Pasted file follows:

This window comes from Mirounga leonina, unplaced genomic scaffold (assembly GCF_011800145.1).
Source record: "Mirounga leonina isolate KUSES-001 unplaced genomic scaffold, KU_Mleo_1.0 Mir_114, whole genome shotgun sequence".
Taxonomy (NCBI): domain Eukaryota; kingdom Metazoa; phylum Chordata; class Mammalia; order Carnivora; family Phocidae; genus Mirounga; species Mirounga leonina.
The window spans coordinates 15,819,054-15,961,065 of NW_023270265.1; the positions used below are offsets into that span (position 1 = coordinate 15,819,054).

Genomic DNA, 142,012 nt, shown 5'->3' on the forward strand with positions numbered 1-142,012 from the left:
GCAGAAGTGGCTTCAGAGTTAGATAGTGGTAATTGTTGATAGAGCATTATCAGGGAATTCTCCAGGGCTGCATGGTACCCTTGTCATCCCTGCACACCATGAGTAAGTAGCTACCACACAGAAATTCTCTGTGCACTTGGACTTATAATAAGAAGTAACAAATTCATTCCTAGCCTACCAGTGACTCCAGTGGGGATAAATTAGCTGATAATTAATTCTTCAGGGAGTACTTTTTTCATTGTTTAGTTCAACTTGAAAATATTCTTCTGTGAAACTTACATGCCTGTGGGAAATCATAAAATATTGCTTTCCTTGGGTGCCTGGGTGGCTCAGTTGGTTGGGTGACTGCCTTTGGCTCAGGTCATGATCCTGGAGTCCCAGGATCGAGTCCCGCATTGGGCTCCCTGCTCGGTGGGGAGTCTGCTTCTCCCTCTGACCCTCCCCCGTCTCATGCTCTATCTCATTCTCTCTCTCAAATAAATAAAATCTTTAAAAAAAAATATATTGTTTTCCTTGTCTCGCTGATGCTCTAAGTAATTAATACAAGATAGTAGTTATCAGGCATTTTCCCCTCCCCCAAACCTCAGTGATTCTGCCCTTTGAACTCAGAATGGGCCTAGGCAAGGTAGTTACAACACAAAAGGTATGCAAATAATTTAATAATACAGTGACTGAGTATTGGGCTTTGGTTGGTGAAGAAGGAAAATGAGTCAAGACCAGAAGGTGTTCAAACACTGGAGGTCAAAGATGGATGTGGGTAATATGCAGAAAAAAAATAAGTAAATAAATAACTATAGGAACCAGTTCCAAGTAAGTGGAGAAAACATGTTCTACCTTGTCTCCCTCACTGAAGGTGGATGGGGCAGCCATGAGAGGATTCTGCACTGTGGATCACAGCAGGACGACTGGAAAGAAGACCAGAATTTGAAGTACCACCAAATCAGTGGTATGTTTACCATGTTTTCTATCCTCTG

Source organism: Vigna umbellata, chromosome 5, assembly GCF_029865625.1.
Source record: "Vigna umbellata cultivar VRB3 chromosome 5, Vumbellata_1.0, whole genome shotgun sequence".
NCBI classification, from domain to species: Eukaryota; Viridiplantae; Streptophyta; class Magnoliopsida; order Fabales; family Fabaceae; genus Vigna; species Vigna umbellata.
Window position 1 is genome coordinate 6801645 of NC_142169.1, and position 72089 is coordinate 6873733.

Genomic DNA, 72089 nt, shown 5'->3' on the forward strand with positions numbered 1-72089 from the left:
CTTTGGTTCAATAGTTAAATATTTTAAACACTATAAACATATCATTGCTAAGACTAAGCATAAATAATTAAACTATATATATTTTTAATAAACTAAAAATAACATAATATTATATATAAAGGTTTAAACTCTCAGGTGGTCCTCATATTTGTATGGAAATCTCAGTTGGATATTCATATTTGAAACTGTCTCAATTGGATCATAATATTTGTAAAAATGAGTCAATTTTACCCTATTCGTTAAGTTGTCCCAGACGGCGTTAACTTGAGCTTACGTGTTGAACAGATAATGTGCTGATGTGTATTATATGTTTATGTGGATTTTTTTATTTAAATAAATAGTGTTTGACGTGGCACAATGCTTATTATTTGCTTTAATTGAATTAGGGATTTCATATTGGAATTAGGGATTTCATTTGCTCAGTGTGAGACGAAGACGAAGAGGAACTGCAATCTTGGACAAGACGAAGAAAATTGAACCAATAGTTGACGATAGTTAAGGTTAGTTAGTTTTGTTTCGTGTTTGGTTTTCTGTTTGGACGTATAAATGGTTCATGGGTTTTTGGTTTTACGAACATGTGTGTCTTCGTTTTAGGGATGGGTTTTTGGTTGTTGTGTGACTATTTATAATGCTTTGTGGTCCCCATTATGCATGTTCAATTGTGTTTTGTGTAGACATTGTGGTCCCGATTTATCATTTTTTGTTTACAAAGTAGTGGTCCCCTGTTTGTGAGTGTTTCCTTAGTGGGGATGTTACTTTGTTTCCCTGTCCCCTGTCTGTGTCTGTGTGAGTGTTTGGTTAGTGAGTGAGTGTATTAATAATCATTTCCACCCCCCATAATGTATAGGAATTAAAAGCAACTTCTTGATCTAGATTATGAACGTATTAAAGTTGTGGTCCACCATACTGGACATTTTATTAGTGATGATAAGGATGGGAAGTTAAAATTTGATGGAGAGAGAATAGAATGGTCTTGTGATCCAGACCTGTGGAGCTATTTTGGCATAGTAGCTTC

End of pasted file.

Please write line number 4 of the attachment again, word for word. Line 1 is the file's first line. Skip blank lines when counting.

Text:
The window spans coordinates 15,819,054-15,961,065 of NW_023270265.1; the positions used below are offsets into that span (position 1 = coordinate 15,819,054).